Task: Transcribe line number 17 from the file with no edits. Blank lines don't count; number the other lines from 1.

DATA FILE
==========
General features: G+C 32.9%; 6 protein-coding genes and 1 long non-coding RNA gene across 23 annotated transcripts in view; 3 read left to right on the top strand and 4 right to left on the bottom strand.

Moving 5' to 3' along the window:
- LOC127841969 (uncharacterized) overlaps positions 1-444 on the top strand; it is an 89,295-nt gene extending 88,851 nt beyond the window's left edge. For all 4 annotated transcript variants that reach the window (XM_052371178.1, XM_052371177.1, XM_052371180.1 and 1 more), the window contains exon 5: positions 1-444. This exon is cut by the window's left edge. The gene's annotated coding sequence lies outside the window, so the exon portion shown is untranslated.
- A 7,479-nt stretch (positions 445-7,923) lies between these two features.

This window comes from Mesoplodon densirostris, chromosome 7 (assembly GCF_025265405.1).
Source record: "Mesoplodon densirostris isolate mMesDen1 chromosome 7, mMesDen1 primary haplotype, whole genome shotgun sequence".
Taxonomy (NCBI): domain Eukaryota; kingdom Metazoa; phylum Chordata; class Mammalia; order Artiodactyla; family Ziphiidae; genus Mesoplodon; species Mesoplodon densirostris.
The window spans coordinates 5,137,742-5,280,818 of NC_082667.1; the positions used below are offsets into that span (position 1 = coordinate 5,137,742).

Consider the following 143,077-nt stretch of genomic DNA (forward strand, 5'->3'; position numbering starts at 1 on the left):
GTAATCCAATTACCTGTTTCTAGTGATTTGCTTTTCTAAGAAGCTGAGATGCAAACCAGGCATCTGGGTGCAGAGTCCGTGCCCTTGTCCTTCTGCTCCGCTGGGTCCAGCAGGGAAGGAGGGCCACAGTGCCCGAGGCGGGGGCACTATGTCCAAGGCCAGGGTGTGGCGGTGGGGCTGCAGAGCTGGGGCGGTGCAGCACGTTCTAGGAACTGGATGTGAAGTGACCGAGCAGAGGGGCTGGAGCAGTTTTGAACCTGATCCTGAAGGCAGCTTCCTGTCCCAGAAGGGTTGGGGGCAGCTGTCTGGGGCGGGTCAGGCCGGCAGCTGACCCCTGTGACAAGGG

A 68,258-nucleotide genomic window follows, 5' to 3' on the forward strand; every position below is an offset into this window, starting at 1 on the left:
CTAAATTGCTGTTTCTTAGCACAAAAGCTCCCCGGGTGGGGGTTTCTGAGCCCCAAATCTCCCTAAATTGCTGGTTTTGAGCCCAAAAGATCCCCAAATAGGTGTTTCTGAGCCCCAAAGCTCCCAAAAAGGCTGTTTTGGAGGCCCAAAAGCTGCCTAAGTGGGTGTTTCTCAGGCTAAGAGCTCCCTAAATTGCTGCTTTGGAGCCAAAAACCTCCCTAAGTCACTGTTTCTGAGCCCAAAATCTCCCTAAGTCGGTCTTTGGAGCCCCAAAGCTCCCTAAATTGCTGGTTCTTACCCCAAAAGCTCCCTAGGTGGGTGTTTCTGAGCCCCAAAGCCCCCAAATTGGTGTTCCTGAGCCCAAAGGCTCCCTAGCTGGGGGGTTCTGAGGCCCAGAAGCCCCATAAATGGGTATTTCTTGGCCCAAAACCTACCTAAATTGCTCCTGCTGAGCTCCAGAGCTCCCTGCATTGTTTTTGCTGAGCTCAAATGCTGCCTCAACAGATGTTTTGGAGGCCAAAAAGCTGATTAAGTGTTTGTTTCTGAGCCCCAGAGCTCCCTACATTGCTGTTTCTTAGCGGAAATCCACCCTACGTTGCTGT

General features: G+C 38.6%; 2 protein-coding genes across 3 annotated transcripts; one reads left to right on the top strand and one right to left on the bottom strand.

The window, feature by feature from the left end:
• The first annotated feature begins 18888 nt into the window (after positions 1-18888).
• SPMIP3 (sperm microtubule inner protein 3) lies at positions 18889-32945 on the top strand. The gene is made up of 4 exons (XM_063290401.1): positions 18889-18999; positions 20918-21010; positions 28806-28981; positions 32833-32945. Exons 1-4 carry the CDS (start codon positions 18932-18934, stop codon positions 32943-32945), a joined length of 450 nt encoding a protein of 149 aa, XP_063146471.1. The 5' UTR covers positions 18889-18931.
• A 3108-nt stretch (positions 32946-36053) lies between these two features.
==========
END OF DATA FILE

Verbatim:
• A 3108-nt stretch (positions 32946-36053) lies between these two features.